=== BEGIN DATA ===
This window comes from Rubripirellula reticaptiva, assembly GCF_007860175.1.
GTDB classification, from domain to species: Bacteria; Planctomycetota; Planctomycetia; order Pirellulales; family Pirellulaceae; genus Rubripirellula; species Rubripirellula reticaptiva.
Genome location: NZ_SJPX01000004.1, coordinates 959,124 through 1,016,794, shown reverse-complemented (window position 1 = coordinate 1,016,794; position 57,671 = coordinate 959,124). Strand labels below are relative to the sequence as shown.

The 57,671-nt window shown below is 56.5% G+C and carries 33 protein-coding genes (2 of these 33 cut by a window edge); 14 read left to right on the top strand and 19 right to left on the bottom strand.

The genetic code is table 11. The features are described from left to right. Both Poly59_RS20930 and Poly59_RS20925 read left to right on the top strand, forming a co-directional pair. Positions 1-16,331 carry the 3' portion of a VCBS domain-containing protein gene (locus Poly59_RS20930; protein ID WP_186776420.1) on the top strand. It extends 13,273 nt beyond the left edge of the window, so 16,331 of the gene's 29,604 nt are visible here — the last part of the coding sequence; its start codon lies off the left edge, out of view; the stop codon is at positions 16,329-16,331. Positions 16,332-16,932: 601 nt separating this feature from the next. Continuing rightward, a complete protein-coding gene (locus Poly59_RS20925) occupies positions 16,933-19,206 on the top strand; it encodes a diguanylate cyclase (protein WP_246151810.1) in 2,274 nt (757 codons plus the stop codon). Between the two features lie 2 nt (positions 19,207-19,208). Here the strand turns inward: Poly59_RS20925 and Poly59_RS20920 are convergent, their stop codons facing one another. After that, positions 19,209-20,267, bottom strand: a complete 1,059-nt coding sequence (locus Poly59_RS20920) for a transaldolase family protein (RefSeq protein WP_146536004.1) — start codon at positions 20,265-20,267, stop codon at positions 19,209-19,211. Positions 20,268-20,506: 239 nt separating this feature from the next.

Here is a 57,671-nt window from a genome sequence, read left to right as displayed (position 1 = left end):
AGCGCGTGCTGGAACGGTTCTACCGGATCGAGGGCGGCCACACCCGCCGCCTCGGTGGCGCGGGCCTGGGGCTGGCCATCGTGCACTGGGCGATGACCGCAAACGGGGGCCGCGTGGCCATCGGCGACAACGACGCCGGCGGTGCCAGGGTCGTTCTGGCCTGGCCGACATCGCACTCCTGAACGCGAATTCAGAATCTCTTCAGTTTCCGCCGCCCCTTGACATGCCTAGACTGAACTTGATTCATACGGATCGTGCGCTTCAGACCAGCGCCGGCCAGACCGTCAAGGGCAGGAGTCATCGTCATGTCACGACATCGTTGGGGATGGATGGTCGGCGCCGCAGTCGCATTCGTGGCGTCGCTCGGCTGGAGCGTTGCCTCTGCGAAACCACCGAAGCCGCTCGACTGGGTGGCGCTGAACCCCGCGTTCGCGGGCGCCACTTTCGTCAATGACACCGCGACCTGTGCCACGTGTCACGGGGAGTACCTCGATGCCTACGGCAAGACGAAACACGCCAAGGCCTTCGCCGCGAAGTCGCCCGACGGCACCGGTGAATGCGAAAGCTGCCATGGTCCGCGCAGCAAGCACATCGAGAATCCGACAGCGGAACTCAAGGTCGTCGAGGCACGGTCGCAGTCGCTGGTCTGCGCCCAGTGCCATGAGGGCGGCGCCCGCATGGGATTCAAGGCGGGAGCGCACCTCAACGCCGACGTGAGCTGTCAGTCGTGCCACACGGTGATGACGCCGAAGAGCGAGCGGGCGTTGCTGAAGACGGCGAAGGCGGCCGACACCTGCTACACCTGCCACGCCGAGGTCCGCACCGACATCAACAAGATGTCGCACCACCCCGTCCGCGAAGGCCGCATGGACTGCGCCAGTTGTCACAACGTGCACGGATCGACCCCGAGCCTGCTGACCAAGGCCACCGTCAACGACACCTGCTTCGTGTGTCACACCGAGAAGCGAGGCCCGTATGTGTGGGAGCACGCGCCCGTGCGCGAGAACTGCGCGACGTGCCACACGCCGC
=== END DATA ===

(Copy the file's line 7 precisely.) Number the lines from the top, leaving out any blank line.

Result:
AGCGCGTGCTGGAACGGTTCTACCGGATCGAGGGCGGCCACACCCGCCGCCTCGGTGGCGCGGGCCTGGGGCTGGCCATCGTGCACTGGGCGATGACCGCAAACGGGGGCCGCGTGGCCATCGGCGACAACGACGCCGGCGGTGCCAGGGTCGTTCTGGCCTGGCCGACATCGCACTCCTGAACGCGAATTCAGAATCTCTTCAGTTTCCGCCGCCCCTTGACATGCCTAGACTGAACTTGATTCATACGGATCGTGCGCTTCAGACCAGCGCCGGCCAGACCGTCAAGGGCAGGAGTCATCGTCATGTCACGACATCGTTGGGGATGGATGGTCGGCGCCGCAGTCGCATTCGTGGCGTCGCTCGGCTGGAGCGTTGCCTCTGCGAAACCACCGAAGCCGCTCGACTGGGTGGCGCTGAACCCCGCGTTCGCGGGCGCCACTTTCGTCAATGACACCGCGACCTGTGCCACGTGTCACGGGGAGTACCTCGATGCCTACGGCAAGACGAAACACGCCAAGGCCTTCGCCGCGAAGTCGCCCGACGGCACCGGTGAATGCGAAAGCTGCCATGGTCCGCGCAGCAAGCACATCGAGAATCCGACAGCGGAACTCAAGGTCGTCGAGGCACGGTCGCAGTCGCTGGTCTGCGCCCAGTGCCATGAGGGCGGCGCCCGCATGGGATTCAAGGCGGGAGCGCACCTCAACGCCGACGTGAGCTGTCAGTCGTGCCACACGGTGATGACGCCGAAGAGCGAGCGGGCGTTGCTGAAGACGGCGAAGGCGGCCGACACCTGCTACACCTGCCACGCCGAGGTCCGCACCGACATCAACAAGATGTCGCACCACCCCGTCCGCGAAGGCCGCATGGACTGCGCCAGTTGTCACAACGTGCACGGATCGACCCCGAGCCTGCTGACCAAGGCCACCGTCAACGACACCTGCTTCGTGTGTCACACCGAGAAGCGAGGCCCGTATGTGTGGGAGCACGCGCCCGTGCGCGAGAACTGCGCGACGTGCCACACGCCGC